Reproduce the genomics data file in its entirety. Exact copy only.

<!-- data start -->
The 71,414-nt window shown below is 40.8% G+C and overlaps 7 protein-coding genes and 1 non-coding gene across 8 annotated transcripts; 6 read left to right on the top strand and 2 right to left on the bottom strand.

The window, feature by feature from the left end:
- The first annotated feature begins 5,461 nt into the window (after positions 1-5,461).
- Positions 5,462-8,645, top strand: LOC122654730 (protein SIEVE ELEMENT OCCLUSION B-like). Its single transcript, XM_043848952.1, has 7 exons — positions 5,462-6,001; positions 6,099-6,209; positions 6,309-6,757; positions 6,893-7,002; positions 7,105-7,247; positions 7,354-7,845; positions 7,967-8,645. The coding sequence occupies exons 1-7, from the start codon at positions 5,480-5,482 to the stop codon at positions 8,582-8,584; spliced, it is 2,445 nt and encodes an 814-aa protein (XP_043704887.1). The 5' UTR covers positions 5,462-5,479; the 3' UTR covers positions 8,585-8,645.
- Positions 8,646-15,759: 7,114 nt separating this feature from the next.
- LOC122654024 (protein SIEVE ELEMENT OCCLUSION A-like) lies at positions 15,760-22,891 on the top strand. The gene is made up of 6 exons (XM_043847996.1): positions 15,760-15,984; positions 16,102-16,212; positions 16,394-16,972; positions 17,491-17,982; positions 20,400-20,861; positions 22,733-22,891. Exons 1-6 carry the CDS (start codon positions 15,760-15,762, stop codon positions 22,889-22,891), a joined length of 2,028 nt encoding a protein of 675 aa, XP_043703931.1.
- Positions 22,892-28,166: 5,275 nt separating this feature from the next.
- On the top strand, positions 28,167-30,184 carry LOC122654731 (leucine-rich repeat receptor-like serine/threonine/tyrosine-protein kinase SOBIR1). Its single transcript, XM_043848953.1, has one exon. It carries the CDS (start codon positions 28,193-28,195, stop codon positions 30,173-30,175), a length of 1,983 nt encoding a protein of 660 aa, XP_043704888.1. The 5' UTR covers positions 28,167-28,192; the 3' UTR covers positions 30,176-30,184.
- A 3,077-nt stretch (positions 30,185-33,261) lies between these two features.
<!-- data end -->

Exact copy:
The 71,414-nt window shown below is 40.8% G+C and overlaps 7 protein-coding genes and 1 non-coding gene across 8 annotated transcripts; 6 read left to right on the top strand and 2 right to left on the bottom strand.

The window, feature by feature from the left end:
- The first annotated feature begins 5,461 nt into the window (after positions 1-5,461).
- Positions 5,462-8,645, top strand: LOC122654730 (protein SIEVE ELEMENT OCCLUSION B-like). Its single transcript, XM_043848952.1, has 7 exons — positions 5,462-6,001; positions 6,099-6,209; positions 6,309-6,757; positions 6,893-7,002; positions 7,105-7,247; positions 7,354-7,845; positions 7,967-8,645. The coding sequence occupies exons 1-7, from the start codon at positions 5,480-5,482 to the stop codon at positions 8,582-8,584; spliced, it is 2,445 nt and encodes an 814-aa protein (XP_043704887.1). The 5' UTR covers positions 5,462-5,479; the 3' UTR covers positions 8,585-8,645.
- Positions 8,646-15,759: 7,114 nt separating this feature from the next.
- LOC122654024 (protein SIEVE ELEMENT OCCLUSION A-like) lies at positions 15,760-22,891 on the top strand. The gene is made up of 6 exons (XM_043847996.1): positions 15,760-15,984; positions 16,102-16,212; positions 16,394-16,972; positions 17,491-17,982; positions 20,400-20,861; positions 22,733-22,891. Exons 1-6 carry the CDS (start codon positions 15,760-15,762, stop codon positions 22,889-22,891), a joined length of 2,028 nt encoding a protein of 675 aa, XP_043703931.1.
- Positions 22,892-28,166: 5,275 nt separating this feature from the next.
- On the top strand, positions 28,167-30,184 carry LOC122654731 (leucine-rich repeat receptor-like serine/threonine/tyrosine-protein kinase SOBIR1). Its single transcript, XM_043848953.1, has one exon. It carries the CDS (start codon positions 28,193-28,195, stop codon positions 30,173-30,175), a length of 1,983 nt encoding a protein of 660 aa, XP_043704888.1. The 5' UTR covers positions 28,167-28,192; the 3' UTR covers positions 30,176-30,184.
- A 3,077-nt stretch (positions 30,185-33,261) lies between these two features.